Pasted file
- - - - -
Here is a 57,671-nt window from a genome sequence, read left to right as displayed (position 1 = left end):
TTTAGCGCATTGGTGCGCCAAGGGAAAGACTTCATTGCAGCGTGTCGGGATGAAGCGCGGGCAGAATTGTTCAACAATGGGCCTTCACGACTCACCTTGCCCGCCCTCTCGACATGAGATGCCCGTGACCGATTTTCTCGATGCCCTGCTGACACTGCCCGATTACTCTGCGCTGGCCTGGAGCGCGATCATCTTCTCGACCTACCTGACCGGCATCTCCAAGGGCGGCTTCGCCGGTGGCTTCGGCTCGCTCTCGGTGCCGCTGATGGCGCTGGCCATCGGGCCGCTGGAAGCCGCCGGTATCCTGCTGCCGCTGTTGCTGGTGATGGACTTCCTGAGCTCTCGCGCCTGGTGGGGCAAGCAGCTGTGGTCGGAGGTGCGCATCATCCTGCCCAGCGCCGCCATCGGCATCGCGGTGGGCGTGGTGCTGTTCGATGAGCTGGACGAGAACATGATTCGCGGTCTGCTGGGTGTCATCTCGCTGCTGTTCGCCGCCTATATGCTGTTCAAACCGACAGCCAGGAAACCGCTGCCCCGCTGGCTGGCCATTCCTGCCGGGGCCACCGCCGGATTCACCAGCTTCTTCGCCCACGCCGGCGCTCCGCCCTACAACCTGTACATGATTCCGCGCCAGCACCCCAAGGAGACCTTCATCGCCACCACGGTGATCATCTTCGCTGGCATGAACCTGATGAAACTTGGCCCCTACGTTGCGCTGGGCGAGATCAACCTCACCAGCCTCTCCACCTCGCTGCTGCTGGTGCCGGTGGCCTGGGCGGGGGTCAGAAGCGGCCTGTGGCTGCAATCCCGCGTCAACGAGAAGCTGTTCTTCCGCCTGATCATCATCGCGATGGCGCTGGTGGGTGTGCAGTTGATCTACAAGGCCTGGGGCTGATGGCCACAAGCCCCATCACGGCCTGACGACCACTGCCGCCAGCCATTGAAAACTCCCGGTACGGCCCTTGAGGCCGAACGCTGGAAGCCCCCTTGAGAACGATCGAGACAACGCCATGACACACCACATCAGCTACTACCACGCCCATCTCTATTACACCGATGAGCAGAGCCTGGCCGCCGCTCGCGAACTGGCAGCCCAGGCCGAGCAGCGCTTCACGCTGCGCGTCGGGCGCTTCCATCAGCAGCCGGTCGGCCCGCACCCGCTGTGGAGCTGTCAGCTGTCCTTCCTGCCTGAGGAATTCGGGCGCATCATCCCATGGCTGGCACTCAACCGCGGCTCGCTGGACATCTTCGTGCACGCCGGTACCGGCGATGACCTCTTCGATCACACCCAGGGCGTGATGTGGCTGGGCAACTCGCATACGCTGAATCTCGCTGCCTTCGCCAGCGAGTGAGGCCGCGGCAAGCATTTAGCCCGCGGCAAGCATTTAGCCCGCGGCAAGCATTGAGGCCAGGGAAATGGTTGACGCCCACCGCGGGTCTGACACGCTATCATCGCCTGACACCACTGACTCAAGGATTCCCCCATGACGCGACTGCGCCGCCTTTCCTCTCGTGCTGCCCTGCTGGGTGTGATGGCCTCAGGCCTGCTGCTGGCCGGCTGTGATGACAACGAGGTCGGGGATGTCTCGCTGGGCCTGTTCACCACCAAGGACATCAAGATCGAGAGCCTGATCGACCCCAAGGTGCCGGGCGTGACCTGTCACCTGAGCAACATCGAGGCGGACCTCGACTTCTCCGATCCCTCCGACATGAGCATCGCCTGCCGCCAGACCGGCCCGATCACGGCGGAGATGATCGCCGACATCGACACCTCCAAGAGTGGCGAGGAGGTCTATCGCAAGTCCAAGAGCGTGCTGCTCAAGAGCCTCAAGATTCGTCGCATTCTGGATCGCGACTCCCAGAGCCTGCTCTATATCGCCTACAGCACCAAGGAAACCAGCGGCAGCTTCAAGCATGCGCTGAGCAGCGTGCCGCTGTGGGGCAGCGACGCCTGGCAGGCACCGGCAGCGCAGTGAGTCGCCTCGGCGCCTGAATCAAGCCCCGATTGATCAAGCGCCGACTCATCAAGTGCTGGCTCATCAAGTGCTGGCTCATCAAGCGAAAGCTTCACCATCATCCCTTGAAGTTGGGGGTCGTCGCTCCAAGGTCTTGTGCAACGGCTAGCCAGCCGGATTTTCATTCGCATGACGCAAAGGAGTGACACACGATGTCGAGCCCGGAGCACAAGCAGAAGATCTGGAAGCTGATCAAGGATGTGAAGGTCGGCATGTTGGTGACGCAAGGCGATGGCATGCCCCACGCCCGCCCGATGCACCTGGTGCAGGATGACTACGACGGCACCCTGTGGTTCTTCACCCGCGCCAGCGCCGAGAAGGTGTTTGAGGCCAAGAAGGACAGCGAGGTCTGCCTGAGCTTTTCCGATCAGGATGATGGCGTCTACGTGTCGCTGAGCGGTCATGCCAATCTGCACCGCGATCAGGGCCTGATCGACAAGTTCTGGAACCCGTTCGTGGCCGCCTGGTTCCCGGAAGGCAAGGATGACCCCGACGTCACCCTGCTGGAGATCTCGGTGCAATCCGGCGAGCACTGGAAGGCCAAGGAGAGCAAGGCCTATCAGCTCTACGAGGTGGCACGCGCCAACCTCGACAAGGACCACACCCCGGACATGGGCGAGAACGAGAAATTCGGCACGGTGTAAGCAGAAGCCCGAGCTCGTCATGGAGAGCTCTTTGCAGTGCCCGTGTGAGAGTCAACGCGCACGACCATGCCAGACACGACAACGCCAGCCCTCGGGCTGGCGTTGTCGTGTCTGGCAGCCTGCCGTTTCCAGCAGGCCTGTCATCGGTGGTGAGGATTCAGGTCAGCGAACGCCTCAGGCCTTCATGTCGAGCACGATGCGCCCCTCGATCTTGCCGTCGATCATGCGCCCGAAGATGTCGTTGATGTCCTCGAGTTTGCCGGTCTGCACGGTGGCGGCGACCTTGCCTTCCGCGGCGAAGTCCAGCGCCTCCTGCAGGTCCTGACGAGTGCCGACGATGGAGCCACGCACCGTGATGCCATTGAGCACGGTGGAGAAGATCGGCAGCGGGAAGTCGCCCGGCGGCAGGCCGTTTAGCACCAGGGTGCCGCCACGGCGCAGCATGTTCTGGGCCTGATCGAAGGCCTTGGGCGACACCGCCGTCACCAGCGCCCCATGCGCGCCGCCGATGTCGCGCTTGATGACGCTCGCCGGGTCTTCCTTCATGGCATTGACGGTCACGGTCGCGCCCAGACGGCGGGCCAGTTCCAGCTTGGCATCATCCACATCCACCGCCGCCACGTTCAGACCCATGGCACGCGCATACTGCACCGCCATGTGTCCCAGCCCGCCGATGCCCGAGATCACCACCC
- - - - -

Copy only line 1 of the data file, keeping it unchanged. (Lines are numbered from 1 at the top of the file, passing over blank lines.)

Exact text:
Here is a 57,671-nt window from a genome sequence, read left to right as displayed (position 1 = left end):